Seniors, If you’re feeling lost about your list or confused about your colleges, here’s my Step-by-Step Easy-Peasy Lemon-Squeezy Guide to Building the Best List for You.

August 11, 2021 • by AdmissionsMom

Last summer, I was in Colorado and getting a shit ton of dms from anxious students about how to create a college list. It’s a daunting task under the best of circumstances, and during a global pandemic, making visiting colleges difficult and even impossible, it can feel overwhelming. One night, I looked up and saw the huge mountain nearby filling up the night sky, and in that moment, it occurred to me that trying to craft a college list might feel a little like climbing that mountain in the dark. You can’t see where you’re going, you could get lost, and you might even stumble. And, I’m here to tell you that’s ok — I’ve had more than my shares of tumbles — on mountains and in life. But we can make it easier if you know the steps to follow — and you take the time to dig in and get to know yourself and what’s important to you.

  1. Use a Beginner’s Mind

 I’ve been thinking a lot lately about how we all think we know so much about different things. It’s like information overload these days because data is so easily accessible to us, not to mention rumors and advice from friends, teachers, and family. I’m a teacher, so I pride myself on knowing a lot about whatever I’m teaching, whether it’s writing essays, filling out apps, or making college lists, but I know that whenever I approach a meeting — or a post on Facebook or Reddit from someone else involved in admissions in any way — and I don’t acknowledge that I have a lot to learn — then I am missing out and so are my students. I’ve been teaching writing for over 30 years now, and I still learn all the time about approaches to the personal essay and ways to teach it. 

And you know what? You might already know a lot about colleges and what your list should look like, but I’d like for you to approach this time as a time to learn more about college admissions, colleges — and yourself. For many college applicants, this is the first time you’ve really sat down and thought about what’s important to you, what you care about, what you worry about, what you want, so approach you — yourself — with an open mind as you explore this crazy, exciting, fascinating world of college admissions and your college list.

2. Forget about “The Dream School”

I know. You’ve heard me say this again and again — and again. And you’ll keep me hearing me say it if you hang out around A2C. Find your “Dream You” — Y-O-U, not your Dream U ( just U). Maybe you’ve been taught to “dream big” and “follow your dreams,” and I’m all for that, but instead of focusing on finding the school of your dreams, to me, it’s all about finding the you of your dreams. When you’re drooling over that perfect school with a perfect campus and perfect classes, you’re not dreaming about any one school. Instead, you’re dreaming about who you want to be and where you can become who you want to be — and there isn’t only one Dream School where you can do that. Figure out what is about that certain school that might make you consider it your dream school, and let’s use that to create your list. Your dream isn’t out there in the form of a college; it is in YOU.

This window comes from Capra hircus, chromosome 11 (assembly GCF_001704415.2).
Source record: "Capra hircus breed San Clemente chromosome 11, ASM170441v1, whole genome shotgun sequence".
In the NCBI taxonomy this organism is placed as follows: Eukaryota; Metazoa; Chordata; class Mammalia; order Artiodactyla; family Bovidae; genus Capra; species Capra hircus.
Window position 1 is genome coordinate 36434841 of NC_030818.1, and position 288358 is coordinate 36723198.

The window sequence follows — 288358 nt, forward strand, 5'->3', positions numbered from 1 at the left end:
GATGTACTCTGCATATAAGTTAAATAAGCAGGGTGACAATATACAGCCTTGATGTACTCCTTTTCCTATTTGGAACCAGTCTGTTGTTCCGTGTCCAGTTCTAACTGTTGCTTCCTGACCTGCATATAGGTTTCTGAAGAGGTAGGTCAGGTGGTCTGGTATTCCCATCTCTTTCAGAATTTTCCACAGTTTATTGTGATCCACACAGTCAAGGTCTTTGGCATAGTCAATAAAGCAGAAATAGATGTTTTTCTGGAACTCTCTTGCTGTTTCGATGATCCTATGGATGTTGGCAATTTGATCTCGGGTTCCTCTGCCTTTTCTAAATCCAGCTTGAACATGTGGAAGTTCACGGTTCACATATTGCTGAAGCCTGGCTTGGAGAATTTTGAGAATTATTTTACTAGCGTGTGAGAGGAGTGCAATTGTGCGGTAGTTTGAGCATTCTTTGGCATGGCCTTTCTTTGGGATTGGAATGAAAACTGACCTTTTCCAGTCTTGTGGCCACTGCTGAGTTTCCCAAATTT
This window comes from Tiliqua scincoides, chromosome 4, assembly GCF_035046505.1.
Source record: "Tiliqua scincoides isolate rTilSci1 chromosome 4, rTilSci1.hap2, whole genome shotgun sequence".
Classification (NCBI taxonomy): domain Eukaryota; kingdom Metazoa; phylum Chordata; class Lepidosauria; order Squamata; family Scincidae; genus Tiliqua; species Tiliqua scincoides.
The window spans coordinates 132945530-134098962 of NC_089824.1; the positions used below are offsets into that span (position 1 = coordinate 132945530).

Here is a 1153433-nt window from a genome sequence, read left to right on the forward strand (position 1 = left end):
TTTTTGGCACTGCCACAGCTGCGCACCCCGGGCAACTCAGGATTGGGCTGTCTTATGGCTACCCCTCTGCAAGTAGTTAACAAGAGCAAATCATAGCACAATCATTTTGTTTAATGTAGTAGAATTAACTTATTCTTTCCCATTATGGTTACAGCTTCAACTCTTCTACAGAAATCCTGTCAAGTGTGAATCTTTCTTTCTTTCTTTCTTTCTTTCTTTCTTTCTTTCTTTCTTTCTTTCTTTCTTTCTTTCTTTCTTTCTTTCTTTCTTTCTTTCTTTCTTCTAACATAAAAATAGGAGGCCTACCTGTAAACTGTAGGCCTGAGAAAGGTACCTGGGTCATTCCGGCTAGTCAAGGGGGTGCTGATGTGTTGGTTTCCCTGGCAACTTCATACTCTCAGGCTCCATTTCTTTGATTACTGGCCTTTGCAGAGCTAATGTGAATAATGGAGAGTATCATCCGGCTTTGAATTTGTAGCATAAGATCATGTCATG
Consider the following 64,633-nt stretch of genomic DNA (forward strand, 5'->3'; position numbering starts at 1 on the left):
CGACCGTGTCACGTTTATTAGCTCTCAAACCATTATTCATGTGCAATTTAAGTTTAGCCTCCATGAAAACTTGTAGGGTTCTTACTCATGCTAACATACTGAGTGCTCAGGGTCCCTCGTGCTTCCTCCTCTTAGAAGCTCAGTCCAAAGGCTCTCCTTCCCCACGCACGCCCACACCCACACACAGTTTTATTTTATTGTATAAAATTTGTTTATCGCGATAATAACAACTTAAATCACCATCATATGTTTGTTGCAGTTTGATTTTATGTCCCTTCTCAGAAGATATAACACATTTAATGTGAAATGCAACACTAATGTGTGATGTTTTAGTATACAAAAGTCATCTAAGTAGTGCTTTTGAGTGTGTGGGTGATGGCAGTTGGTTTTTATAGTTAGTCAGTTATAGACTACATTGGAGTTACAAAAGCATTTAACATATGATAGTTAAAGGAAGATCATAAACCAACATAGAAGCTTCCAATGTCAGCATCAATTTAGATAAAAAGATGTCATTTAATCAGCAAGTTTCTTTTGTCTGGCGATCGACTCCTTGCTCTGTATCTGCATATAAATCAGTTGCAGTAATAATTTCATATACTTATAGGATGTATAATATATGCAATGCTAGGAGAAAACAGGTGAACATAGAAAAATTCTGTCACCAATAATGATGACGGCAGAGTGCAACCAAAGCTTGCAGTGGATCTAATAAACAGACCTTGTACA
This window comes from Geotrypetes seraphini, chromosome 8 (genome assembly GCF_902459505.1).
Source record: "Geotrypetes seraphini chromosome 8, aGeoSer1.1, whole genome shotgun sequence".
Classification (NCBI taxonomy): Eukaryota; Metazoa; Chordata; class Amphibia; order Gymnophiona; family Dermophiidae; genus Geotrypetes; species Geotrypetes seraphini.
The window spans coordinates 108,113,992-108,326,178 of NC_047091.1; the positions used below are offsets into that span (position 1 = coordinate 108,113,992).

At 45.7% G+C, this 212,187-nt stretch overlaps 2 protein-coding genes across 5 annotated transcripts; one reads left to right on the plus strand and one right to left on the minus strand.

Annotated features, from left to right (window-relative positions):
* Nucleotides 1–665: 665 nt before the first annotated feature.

3. Consider the Financial Needs for You and Your Family– Use the Net Price Calculator

Get your parents involved here. Have them sit down with you and do the net price calculators for various colleges. You can find that by googling “college name” and “net price calculator” or I’ve also added them to College Vizzy — with net price calculators for over 500 colleges linked from the colleges’ webpages.

Ask yourself and your parents these questions:

  • Do you need and qualify for a ton of financial aid?
  • Do you need a lot of merit aid because your family makes too much money for financial aid, but you still can’t afford the ridiculous price tags of many colleges?
  • Is money not a problem for you?

4. Think about Your Stats — Use the Common Data Set

Be realistic about your stats. Also, be aware that there’s less focus this year on standardized test scores for many colleges, so there’ll be more focus on your grades and course rigor in your core academic classes. Check out the Common Data Set to figure out what some of the college’s institutional needs are. You can find that by googling “college name” and “common data set” or I’ve also added links to the Common Data Set for nearly all the 500 colleges on College Vizzyy. On the Common Data Set, you can also find out about how much weight a college places on your ECs, grades, test scores, LORs, demonstrated interest, and interviews.

5. Think about the School Type that Interests You

Are you looking for:

  • an HBCU (Historically Black College or University)?
  • a school with lots of diversity or that’s known as a Minority-Serving Institution?
  • a college that welcomes LGBTQ+ students (use www.campusprideindex.org)?
  • a PWI (Predominantly White Institution)?
  • a liberal arts college?
  • a women’s college?
  • an art school?
  • a tech school?

6.  Consider Geography and Weather